It appears to be a common practice for proponents to recruit people to speak in favour of their developments at public hearings.
While these activities may not be illegal and there is no requirement for speakers to disclose their connections and interests, the Council and the public would benefit from knowing more about those working toward getting this project approved. It places the people most affected by these major development decisions at a huge disadvantage in the face of the resources brought to bear by the development industry.
Who are the Major Players?
City of Vancouver
The City of Vancouver has failed to respond to or address many critical issues, including the potentially flawed legal basis for the Short Term Incentives for Rentals program that is the basis of this application. One of several WEN letters to council concluded, “In general, the Staff Report [to City Council, supporting the project] reads more as a justification of the proposed development, rather than an objective analysis of the impacts and benefits of the proposal….the developer should have been sent back to the drawing board to produce a building that reflects Council’s existing guidelines for development in the West End…information for public record about a rezoning or development application going to a public hearing must be balanced, objective, and accurate. This Staff Report fails to meet these tests, and fails to justify the large density bonus sought by the applicant.”
Our elected officials are bound by the City’s Code of Conduct to hold the public interest above all. Professionals involved in this project are also governed by their respective associations’ ethical codes.
Westbank Projects Corp.
The CEO Ian Gillespie was a major political campaign supporter during the 2011 civic election that hosted a closed-door fundraiser for Mayor Robertson with only developers present (media were ejected). During the public hearing, Mr. Gillespie stated that this tower will be a personal family investment. The development application process had been put on hold in August 2010 and in January 2011, after promising to allow the church to stand until the application permit was finalized, he announced that the church was a fire hazard (all the fire sprinklers has been removed) and he would demolish the church, but not before he hosted an illegal Buddhist open flame fire ceremony in the wood structure. The architect Henriquez was in attendance and when the fire got out of control, the Vancouver Fire Department had to come to the scene. It is unknown if a public report about this event has been issued.
Peterson Investment Group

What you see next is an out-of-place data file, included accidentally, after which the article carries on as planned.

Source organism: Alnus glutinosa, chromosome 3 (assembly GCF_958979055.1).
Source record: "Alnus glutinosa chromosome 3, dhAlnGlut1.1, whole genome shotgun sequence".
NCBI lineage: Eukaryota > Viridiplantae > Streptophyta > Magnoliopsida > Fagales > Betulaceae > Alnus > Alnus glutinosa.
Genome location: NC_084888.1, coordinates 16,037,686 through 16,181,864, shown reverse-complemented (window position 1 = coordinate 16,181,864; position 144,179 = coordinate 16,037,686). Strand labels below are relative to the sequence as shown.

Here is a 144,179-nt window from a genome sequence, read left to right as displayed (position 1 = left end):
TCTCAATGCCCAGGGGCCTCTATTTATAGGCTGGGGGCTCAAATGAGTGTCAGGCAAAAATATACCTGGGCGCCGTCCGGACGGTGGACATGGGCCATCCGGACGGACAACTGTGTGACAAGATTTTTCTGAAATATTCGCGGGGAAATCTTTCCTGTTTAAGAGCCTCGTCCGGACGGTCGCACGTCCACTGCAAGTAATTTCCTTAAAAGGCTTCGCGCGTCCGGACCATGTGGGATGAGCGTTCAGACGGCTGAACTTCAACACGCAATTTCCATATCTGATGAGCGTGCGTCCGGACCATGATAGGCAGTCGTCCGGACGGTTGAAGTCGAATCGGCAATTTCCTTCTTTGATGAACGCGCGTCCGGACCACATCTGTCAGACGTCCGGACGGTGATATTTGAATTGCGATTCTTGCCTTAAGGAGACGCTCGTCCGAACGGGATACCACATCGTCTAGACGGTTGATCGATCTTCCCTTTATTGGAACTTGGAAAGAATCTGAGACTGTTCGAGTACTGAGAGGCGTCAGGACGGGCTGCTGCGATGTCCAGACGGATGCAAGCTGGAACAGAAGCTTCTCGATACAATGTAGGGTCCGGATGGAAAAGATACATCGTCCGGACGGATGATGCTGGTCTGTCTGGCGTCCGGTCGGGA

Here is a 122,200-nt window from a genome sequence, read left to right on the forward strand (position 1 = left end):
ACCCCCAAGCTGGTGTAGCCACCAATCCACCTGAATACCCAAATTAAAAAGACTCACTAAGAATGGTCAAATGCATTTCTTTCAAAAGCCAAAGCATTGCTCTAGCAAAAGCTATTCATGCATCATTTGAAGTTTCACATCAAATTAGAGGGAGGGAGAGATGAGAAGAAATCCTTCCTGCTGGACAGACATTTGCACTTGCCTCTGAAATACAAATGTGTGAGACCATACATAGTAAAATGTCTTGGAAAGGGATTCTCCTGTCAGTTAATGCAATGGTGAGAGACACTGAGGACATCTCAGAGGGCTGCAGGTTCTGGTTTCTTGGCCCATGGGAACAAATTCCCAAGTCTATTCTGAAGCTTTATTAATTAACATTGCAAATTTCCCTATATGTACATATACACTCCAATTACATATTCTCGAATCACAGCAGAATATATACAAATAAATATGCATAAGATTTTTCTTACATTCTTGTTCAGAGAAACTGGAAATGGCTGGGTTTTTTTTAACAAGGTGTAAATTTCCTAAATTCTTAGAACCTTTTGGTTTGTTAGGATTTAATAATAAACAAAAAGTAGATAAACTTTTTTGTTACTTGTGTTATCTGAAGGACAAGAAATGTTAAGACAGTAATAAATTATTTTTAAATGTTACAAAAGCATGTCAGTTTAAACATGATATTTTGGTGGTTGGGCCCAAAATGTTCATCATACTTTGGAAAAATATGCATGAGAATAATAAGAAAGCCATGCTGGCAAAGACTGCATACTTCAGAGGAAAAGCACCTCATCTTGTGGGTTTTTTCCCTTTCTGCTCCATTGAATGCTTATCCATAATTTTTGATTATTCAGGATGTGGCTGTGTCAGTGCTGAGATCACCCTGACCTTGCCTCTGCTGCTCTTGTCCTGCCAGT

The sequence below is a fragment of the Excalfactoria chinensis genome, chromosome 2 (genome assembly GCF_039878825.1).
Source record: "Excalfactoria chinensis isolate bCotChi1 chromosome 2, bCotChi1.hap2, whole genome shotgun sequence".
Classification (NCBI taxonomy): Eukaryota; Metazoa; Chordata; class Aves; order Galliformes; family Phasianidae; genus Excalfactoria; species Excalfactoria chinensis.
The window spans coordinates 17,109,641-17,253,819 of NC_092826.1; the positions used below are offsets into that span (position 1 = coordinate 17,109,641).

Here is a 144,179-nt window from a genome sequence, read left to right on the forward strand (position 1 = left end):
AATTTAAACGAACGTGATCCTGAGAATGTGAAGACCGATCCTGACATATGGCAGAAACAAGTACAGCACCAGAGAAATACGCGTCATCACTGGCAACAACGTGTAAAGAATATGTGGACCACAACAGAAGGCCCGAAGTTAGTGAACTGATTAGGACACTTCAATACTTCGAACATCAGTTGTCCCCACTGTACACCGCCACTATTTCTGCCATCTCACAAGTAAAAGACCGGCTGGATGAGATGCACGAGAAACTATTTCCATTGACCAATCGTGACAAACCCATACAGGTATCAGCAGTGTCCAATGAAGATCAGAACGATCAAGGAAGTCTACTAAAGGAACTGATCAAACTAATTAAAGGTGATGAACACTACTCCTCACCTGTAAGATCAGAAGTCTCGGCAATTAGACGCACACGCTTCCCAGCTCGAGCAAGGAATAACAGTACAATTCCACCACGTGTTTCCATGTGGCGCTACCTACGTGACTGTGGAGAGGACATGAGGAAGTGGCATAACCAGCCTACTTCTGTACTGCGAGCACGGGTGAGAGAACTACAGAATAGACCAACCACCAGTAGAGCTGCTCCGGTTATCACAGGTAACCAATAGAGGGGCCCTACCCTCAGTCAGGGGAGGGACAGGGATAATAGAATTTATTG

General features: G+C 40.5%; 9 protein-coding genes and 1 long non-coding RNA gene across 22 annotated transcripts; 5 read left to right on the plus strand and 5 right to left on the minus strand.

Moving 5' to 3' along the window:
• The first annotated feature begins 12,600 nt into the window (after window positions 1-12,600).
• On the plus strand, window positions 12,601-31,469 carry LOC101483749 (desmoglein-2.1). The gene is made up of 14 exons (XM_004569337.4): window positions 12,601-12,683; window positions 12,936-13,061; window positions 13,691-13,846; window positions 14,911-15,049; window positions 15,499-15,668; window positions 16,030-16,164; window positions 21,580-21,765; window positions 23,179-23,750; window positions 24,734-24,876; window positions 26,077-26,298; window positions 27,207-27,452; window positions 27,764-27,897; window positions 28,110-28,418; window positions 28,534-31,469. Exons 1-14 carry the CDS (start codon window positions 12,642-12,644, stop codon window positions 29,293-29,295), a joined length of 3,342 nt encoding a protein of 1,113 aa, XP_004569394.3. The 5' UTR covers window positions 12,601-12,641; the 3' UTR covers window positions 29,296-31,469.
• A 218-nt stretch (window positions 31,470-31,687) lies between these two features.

The Peterson Investment Group, owner of Carmana Plaza on Alberni Street downtown, has been in violation of the permitted use of this building for years — running it as a hotel instead rentals. In January 2011, City Hall rejected a request to rezone the site from rental to hotel use. Yet, it is still operating as a hotel. The Principal Ben Yeung is a partner with Westbank Corp. seeking STIR incentives at 1401 Comox to build 186 market-rental units while apparently failing to make the 96 rental units at Carmana Plaza available as rentals as required. Despite repeated inquiries, City Hall has been silent regarding enforcement of the bylaws, or the penalties for violation.
Henriquez Partners Architects
Architects generally get the bulk of their payment on a rezoning and development AFTER the rezoning is approved. Ian Gillespie of Westbank Projects Corp. bought the site on speculation, apparently with a high level of confidence the project would be approved. Henriquez has invested much time and money on this project. Both firms have considerable influence on development in the city and neither want to lose.
Both Henriquez and Westbank were present at the invitation-only Mayor’s Roundtable on Rental Housing on April 25, 2009 (mostly only industry majors were present including “condo king” Bob Rennie, among others). This meeting led to the creation of the Short Term Incentives for Rentals (STIR) in June 2009 with no public consultation. Shortly after, any discussions between residents and the City about the possibility of acquiring 1401 Comox Street for community purposes ceased.
This 1401 Comox rezoning is a symbol of private and personal profit versus public good. Struggles like this between community well-being and development interests occur everywhere in the world. They are nothing new. But this case is significant, as it is happening right now, in real time, before our eyes, in our own city. CityHallWatch has suggested some ways to start cleaning up the Vancouver civic system, including limits on political funding, a municipal lobbyist registry, stricter reporting of gifts to politicians, and requesting the new municipal auditor general to review Vancouver practices.